Growing up, my mother was very much involved in my education. She taught me and my siblings before we began attending school, and once we began school, she would always find time to make sure we did our homework and reviewed what we had learned. I remember learning a lot from listening to her as she taught my older siblings. By the time I was old enough to go to school, I was ready to learn even more.
When I was about 10 years old, I had the opportunity to teach my younger brother like my mother used to teach me. He needed to study for a test, but my mother had to attend to something else. She asked me to assist my six-year-old brother instead.
At first, I was excited about the task. I sat beside my brother and went through the lessons with him. I tried to imitate my mom’s careful and methodical way of teaching. We alternated reading and reviewing; I asked him questions, and he told me the answers. The process went on for about an hour.
Toward the end of our study session, I started to get a little bored. I already knew all the information we were covering, and I didn’t really feel like going over it anymore. Thankfully, we were finished soon after that. As we began to pack everything away, I saw some photos of the Chocolate Hills in one of my brother’s textbook.
The Chocolate Hills are a group of unusually shaped hills in the Philippines. They are one of the most famous tourist attracts in the country. There are more than a thousand of the small hills, and they range from being between 30 and 50 meters tall. As most Filipino students learn in their first year of grade school, these famous hills are called the “Chocolate” Hills because they are covered with green grass that turns chocolate brown during the dry season.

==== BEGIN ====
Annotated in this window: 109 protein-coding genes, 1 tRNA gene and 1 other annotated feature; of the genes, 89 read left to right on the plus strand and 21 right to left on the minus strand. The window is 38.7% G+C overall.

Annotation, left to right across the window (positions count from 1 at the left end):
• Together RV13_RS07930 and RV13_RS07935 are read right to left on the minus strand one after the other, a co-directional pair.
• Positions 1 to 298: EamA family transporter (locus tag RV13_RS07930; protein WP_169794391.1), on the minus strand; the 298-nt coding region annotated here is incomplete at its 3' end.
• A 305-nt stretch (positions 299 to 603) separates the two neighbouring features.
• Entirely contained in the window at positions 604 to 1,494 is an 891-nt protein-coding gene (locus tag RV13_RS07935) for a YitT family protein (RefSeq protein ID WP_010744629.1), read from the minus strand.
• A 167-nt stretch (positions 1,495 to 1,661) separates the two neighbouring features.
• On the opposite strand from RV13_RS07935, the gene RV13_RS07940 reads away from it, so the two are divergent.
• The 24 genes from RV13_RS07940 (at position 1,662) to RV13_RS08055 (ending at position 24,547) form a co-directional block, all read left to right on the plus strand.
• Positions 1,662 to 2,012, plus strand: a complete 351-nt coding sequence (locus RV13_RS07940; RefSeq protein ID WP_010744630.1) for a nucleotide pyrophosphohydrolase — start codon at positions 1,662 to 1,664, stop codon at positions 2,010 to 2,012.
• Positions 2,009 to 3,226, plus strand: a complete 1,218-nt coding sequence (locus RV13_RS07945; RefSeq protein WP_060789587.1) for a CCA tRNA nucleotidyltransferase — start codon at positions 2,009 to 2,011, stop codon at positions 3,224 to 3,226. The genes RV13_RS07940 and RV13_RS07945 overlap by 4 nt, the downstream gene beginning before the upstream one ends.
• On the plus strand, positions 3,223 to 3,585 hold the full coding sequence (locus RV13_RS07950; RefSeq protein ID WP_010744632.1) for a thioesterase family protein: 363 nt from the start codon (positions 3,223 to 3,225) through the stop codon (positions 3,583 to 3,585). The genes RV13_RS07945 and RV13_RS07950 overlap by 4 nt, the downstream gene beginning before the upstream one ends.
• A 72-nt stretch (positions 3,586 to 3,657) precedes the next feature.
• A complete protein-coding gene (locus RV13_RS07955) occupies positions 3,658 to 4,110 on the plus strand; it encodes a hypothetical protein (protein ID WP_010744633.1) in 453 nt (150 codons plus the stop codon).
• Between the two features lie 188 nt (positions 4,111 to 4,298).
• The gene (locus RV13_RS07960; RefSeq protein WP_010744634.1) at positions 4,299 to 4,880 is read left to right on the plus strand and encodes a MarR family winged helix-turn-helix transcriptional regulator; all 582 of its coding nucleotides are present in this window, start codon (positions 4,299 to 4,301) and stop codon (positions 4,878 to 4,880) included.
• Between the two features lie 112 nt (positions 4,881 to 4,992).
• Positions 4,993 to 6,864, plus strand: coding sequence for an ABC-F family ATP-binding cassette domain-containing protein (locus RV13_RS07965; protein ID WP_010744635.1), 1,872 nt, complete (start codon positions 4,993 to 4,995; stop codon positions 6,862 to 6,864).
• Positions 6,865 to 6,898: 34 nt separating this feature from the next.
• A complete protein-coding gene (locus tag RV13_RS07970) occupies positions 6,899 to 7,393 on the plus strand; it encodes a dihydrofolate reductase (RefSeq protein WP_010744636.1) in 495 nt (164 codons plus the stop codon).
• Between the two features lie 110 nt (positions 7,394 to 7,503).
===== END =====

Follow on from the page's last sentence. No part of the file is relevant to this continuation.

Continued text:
When I saw the pictures of the Chocolate Hills, I got excited. I directed my brother’s attention toward them and asked, “Do you know why they are called the Chocolate Hills?” My brother thought about my question for a moment and then asked me why.
Since I love chocolate, and since I was tired of studying, I decided to have a little fun. I explained that they were called the Chocolate Hills because there were a lot of cacao trees planted on them. Then I explained how the cacao beans are processed and turned into chocolate.
He was satisfied with the answer (it involved chocolate!), and we called it a night.
The next day, my brother came home from school upset. When my mom asked him why, he said that he had gotten one of the multiple choice questions wrong on his test because of what I had told him when we were studying. The question asked why the famous Chocolate Hills were referred to as Chocolate Hills, and one of the choices was about the numerous cacao trees planted. He had excitedly picked that answer—and he had gotten it wrong.
When I got home later that afternoon, my mom corrected me for lying to my brother. She explained that a child will believe whatever you tell him, whether you meant what you said or not. She asked me to put myself in his shoes—how would I feel if an older sibling lied to me? That hit the lesson home.
The Ninth Commandment tells us that we should never lie (Exodus 20:16; Deuteronomy 5:20). What I told my brother was supposed to be a joke. I was just being playful. But I never explained the joke to him, so he believed that what I told him was the truth. Essentially, I lied to my younger brother, and he had to pay the consequences for that by missing a question on his test.
After I realized what I had done, I felt ashamed. The big sister should set the right example. She needs to be trustworthy. I hadn’t acted like the proper big sister I was supposed to be. I broke my brother’s trust in me, and it took him a long time to trust me again. It was a painful situation, but it taught me a valuable lesson that I treasure to this day: Always tell the truth.